It May Make Sense to Get Over It – Mr. Obama Is Not Going To Save Your Home…

by Richard S. Feinsilver on September 14, 2011

Earlier today, I was listening to a business report on the radio in which an economist actually recommended that homeowners who purchased a home in the mid-2000’s with little or no money down, who are now at least 12 months behind on their mortgage and have been unable to modify their mortgage because of insufficient income, actually file for Chapter 7 bankruptcy and GET IT OVER WITH – MR. OBAMA IS NOT GOING TO SAVE YOUR HOME!!!

Unfortunately, this mantra is going to going to get louder in the coming months as (a) banks may have already modified the vast majority of those who can truly afford to make timely mortgage payments, and (b) State Courts are now beginning to allow more foreclosure actions to move forward.

One of the ways that the economy can get moving again is to allow these remaining foreclosure actions to begin to again flow through the system. There are too many properties in the pipeline that are being stalled by my brethren without any legitimate financial grounds – namely – THESE HOMEOWNERS CANNOT AFFORD TO PAY ANYTHING NEAR WHAT MAY BE REQUIRED TO ADEQUATELY SERVICE THEIR DEBT.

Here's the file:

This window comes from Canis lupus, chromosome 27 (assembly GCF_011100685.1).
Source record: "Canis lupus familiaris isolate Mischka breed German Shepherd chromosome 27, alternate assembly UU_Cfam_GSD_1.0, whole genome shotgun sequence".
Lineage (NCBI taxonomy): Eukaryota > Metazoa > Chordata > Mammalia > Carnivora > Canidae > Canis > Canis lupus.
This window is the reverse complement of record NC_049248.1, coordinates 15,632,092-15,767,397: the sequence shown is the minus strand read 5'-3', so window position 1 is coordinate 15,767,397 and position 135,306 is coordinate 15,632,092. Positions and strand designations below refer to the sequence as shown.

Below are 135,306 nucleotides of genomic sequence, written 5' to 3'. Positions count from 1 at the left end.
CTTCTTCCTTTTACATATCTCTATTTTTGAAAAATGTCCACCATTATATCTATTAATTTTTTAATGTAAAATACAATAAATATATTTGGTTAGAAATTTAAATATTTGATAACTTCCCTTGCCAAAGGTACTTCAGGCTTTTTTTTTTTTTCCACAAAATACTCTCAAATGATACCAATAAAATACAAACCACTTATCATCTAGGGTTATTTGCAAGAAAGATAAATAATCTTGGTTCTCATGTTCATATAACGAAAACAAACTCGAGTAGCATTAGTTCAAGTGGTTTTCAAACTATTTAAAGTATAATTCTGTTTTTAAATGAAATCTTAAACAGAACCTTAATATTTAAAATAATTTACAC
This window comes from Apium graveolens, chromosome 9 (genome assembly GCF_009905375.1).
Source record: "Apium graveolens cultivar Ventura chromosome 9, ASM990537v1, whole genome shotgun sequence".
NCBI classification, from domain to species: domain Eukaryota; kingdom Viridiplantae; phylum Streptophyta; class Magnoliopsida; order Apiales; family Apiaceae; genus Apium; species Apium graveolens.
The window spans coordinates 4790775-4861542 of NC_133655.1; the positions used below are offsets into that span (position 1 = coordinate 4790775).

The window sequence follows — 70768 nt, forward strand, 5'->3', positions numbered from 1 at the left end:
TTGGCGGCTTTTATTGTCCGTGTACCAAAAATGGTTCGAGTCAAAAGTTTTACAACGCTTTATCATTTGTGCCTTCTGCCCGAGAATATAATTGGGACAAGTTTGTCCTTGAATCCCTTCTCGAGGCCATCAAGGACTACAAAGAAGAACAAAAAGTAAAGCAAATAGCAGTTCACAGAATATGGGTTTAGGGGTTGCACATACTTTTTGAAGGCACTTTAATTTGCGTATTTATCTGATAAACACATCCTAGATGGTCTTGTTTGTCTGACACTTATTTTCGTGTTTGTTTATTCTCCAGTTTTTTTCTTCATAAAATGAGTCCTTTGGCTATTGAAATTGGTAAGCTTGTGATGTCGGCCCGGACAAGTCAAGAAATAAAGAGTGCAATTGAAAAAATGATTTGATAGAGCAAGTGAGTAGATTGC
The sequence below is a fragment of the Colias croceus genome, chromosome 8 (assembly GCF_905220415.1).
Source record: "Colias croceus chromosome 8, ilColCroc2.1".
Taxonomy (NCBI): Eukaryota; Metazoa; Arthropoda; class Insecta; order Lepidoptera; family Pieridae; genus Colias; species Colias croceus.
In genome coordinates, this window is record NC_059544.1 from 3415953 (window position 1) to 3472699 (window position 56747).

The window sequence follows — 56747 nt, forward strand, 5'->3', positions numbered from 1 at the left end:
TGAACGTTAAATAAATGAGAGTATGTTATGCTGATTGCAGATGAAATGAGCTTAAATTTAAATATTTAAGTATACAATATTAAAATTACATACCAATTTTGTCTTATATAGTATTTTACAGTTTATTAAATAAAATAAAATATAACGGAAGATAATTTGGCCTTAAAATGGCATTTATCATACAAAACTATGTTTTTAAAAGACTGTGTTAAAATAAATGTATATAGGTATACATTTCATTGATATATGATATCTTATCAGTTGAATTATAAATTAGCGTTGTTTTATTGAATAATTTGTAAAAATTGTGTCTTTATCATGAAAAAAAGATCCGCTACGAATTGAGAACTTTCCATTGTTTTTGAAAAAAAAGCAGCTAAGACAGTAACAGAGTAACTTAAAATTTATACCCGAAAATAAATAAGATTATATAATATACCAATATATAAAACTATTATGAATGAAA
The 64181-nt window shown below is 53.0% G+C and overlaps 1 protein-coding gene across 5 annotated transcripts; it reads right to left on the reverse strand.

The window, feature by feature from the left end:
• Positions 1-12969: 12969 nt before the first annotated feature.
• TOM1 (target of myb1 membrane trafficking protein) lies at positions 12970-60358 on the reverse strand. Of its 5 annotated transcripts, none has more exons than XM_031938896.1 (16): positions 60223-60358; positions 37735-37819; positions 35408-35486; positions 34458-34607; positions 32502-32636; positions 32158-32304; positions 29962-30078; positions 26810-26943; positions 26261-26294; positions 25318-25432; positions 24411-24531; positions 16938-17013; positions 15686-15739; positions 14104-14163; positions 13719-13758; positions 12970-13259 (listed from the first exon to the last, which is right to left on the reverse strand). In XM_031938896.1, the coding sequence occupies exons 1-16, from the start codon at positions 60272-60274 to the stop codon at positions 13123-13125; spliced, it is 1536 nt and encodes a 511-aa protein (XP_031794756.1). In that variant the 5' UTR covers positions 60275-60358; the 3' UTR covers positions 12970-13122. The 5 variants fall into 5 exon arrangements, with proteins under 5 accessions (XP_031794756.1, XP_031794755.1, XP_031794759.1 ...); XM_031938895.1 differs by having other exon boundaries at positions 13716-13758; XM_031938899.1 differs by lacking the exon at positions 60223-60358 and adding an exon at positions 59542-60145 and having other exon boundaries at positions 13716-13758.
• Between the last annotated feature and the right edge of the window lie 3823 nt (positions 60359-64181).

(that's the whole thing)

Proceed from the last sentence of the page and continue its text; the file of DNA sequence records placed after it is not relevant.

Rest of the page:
Even if some are successful in modifying, has anyone really looked at the terms. In many cases, while the payment may become affordable in the short term, the payment of a modified mortgage has become the equivalent of indentured servitude or glorified rent (whichever cliche you may choose). Banks are not reducing principal balances – they are merely deferring them. A homeowner will may minimal payments over the next 30+ years and at the end of the period, could still owe the bank in excess of $100,000.00.

Doesn’t it just make more financial sense to file bankruptcy, begin to save what you would be paying for a mortgage (or rent), and let the bank foreclose? At the end of the process, when it is time to make the transition to new housing, you will hopefully have a small nest egg to allow you to start over again. ISN’T THIS WHAT BANKRUPTCY IS ALL ABOUT?

Now I am not advocating intentional or structured defaults on mortgage obligations, I am just asking those whose situations have gotten beyond the “point of no return” to temper their expectations and be more realistic in viewing their financial futures. Think about it before you spend more money paying consultants that make unrealistic promises….

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